ContentSutra reports of a new job portal in India called Shine, from HT Media. The site is still in beta stage. Given that they are a late entrant they are offering a carrot to attract job seekers. The prize: a daily prize of a months salary, and a bumper prize of a years salary (though for the daily prize, you’re only eligible for the day you register). They are also offering a salary survey to benchmark one’s salary with the industry. Will they join the long list of job portals advertising on TV?
Given the explosion of new categories like retail, TV channels, radio etc., the job market will soon see a cross-pollination of industries. We in advertising are already witnessing flight of media & creative personnel to TV and radio. Account management guys have found a new opportunity in retail & merchandising. In my view, the job market has 3 types of candidates – the eternal job seekers, the fence sitters and the stars. The eternal job seekers will be those who will apply for any job, constantly. The fence sitters are the ones who want to stay within an industry but keep flitting between companies every 2-3 years. They keep their options open and the CV’s public. The stars are the ones who excel in their company and are sought after by rivals. Traditionally, they have been head hunted and personal touch is in play there. The other two are the the darlings of job portals.
As an aside, recruitment advertising in print media has become an industry of its own given. Awards have come in to play for such advertising too. My ex-agency boss Ravi Gupta (bless his soul) had a theory on recruitment advertising. He used to say that we need to treat it like typical brand advertising. The task he said, was to motivate the person who is NOT looking for a change, to consider this job. Trikaya Grey used to be famous for its recruitment ads too – specially for brands like Ceasefire (a domestic fire extinguisher) which relied on getting good quality salesmen to sell the brand door-to-door. When it comes to recruitment ads, 99% of the ads are junk. Likewise for regular ads, you say? The common themes are:
– Dry as bone factual ad: the headline if you can call it that will typically be ‘Sales warriors wanted’ and will proceed to offer a gist of the company’s activities and list down the positions, expectations etc.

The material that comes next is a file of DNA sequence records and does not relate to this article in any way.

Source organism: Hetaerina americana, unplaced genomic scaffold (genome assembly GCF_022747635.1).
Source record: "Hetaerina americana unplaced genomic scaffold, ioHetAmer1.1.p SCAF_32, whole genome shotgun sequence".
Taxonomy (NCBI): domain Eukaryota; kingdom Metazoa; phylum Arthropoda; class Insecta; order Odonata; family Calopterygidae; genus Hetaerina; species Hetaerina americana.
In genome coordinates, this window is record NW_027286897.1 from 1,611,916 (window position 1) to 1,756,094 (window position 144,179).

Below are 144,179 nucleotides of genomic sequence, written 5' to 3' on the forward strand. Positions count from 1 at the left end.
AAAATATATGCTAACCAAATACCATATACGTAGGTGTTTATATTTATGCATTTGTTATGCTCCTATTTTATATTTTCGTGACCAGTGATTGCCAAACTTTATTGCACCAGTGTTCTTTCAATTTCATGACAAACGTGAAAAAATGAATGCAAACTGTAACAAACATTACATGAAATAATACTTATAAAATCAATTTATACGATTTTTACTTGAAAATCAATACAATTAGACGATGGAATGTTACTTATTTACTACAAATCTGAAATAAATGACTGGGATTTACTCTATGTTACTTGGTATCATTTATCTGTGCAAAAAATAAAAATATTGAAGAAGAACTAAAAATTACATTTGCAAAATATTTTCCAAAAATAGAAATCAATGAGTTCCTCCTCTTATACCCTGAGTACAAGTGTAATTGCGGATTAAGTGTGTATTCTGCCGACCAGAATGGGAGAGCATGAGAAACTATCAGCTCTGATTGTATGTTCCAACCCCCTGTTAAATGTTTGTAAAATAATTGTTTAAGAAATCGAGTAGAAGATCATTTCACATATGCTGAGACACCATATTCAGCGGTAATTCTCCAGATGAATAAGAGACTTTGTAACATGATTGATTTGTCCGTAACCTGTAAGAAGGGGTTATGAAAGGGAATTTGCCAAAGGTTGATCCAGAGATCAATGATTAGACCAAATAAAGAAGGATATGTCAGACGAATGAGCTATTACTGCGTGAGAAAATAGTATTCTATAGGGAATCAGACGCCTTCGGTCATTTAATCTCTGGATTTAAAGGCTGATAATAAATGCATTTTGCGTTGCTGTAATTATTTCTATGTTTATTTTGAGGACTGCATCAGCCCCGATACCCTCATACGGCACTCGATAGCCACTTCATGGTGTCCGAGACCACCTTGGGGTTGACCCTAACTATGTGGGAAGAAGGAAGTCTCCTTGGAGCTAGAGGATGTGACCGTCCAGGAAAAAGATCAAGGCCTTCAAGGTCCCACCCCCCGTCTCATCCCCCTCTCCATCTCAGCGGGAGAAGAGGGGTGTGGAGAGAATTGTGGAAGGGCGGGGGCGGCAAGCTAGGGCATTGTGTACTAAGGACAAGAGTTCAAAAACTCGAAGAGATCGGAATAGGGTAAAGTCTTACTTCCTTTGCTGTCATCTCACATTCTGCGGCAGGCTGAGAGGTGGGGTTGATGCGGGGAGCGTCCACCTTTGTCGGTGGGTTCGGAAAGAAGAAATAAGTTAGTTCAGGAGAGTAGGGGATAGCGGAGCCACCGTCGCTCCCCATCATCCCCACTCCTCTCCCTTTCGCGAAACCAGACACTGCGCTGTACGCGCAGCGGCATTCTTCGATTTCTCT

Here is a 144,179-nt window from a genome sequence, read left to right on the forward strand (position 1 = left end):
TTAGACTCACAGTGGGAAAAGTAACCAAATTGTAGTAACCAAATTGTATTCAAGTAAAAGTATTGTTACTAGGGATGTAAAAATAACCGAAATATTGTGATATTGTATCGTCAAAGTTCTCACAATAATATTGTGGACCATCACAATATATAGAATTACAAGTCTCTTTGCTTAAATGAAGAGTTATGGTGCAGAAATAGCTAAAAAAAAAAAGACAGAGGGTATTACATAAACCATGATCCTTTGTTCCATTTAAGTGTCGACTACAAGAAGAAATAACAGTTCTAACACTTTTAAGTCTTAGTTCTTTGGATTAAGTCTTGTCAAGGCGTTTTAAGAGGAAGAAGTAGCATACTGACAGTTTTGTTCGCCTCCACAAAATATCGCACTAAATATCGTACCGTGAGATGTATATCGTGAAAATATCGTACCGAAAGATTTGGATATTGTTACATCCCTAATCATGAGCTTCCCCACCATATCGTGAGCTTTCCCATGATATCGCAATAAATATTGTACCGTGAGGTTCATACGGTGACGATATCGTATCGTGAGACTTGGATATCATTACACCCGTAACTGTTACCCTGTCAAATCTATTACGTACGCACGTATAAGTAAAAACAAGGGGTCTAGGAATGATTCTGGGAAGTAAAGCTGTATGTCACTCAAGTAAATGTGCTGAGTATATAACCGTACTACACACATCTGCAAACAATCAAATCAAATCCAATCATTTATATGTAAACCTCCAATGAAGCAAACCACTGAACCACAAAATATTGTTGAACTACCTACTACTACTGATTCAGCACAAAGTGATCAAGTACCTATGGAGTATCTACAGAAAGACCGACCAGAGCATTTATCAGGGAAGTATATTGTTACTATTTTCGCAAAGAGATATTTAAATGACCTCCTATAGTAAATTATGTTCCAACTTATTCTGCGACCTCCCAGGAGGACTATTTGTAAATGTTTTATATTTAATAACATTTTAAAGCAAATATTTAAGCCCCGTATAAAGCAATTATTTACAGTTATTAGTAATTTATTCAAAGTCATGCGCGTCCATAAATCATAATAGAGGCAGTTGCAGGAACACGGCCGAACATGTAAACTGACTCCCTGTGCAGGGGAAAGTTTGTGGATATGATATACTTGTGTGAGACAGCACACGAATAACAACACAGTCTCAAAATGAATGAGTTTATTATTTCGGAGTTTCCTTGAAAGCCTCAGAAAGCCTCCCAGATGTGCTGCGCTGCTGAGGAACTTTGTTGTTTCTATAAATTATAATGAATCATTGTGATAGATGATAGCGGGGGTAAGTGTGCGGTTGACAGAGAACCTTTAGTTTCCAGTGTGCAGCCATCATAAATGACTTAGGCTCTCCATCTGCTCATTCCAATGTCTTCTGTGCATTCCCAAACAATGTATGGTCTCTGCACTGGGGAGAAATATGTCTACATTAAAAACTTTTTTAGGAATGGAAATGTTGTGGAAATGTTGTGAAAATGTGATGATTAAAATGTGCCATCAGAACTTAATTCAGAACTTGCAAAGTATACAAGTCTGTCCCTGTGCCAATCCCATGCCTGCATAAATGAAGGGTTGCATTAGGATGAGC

– employee testimonial: ‘Hey, this is a great place to work, trust me’. You can interchange the logo with any IT company nowadays
– chest thumping ad: this one is about the great things this company has done. Typically, this comes from a relatively unknown company who says something like ‘We invented the internet, haven’t you heard of us?’. The attempt is to portray the brand as a big, serious player
– This is how it feels to work here: it could be a twist of the ‘chest thumping ad’ and usually talks about diversity, fun at work
– We are talking to you, Mr. Metallurgist: this one is for niche professionals like proof readers (the advertising industry scam awards collection is built on this), Radio Jockeys etc., and they are flagged right upfront in the headline.
The ads that have worked for me (sit up and take notice of them, that is) are the recent Marico ads. It placed a premium on who people who think out of the box and associated Marico as a company that does so. The website ‘walks the talk with a list of facts that make Marico a company that has uncommon sense. Many moons ago, when I was a rookie in advertising, Trikaya Grey did a ad for a secretary to the MD of Ceasefire. The headline read something like ‘99% of the secretaries will be scared of applying for this job’ and went on to say that the job demands one to be more than a secretary (this was early ’90s) and demanded an executive assistant, almost. Now that’s the kind of stuff that will attract the best. The Army is another segment which is huge on recruitment and poses different kid of challenges. More on that later. For now, polish your CV?